Angela Lawrence, Associate Dean, Staffordshire Business School
2020 celebrates a decade since the arrival of the term Black Friday – traditionally the day after Thanksgiving in America, it came into existence to encourage people to take advantage of an annual holiday to spend some money and get a good deal. This year more than ever the thought of Black Friday disturbs me. It’s another tradition that seems to be driven by consumerism and globalisation – some media even have a Black Friday channel so that you can snatch up the deals as soon as they are available. This year, I find it particularly difficult to observe the way in which consumerism is pervading every aspect of our lives, at a time when for so many finances are incredibly challenged.
The deals have already started and as if Black Friday wasn’t enough, it’s swiftly followed by Cyber Monday. As a marketer I totally get it, but that just doesn’t make it right and quite frankly I struggle with it this year of all years. Don’t get me wrong, we all need to spend where we can to bring the wheels of our economy back to life, but this is about making sound choices about how to spend your hard-earned money. So, to make me feel better if nothing else, I want to ask you to stop and think before you spend your money on Black Friday deals.
These are the five things I want you to consider:
1 – Is there a chance that you are going to buy something you had no intention of purchasing, something that you really don’t need, simply because it looks like such a good deal? Let’s face it, from the minute you wake on Black Friday you’ll be inundated with marketing messages on emails, SMS, Facebook, Twitter, Instagram…and you’ll see deals that you think are irresistible. Ask yourself the question – would I have gone out with the intent to buy it had it not been cleverly marketed to me?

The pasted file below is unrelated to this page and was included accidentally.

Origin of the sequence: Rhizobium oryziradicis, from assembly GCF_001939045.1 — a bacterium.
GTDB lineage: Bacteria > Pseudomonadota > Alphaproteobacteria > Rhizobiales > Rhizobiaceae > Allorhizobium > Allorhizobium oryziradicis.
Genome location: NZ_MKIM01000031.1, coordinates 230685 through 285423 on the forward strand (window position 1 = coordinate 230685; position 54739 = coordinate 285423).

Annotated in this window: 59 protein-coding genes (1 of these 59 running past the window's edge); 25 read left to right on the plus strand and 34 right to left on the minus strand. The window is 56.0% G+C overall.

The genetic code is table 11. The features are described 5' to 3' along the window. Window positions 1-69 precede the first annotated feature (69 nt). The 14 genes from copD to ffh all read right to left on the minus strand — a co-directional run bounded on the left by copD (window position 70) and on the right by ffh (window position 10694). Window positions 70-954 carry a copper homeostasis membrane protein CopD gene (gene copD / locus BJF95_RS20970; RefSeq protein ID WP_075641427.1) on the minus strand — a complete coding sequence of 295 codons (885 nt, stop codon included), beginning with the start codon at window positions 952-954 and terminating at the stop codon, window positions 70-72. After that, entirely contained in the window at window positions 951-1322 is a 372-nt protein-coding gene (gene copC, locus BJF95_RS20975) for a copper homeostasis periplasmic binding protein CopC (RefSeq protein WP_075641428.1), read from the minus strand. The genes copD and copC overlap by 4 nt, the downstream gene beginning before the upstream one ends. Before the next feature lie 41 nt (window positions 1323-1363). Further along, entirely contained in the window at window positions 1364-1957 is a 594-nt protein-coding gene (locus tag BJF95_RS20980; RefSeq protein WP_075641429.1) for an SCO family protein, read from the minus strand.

2 – Your local small and medium sized businesses are also crying out for trade but may not have the same way of reaching you with clever marketing messages. Take a moment to consider whether you could buy the same or similar deal from a local business, to keep our SME’s afloat too.
3 – When we come out of lockdown and shops are open again, your Christmas shopping trip might also include a cup of coffee from the pop up stall run by a small business, a taxi ride from the station to the shops, a bite to eat before you head home . These small businesses and services need our trade too – don’t restrict yourself to buying online from the big retailers who arguably have deeper pockets to dig into to weather the storm. Equally, don’t deny yourself the Christmas shopping experience if that’s something you enjoy as part of the build up to the festive season.
4 – Do you need it? Do you really need it? In a world full of discarded products, where will it end up? Can it become part of a circular economy or is it a linear purchase that will end up polluting our environment once it’s use is over?
5 – Finally, can you replace this Black Friday purchase decision with something much more meaningful? UNICEF are asking us to do Black Friday with a difference, our local hospices are asking for help, there are foodbanks in desperate need of donations – which use of your hard-earned money will make you feel better in the long run?
Whichever way you choose to spend your money one thing’s for sure – there will be something else to tempt you no sooner than your hand is out of your wallet. Black Friday and Cyber Monday will be followed by Boxing Day sales and New Year sales, then before you know it we’ll have Easter Eggs on the shelves!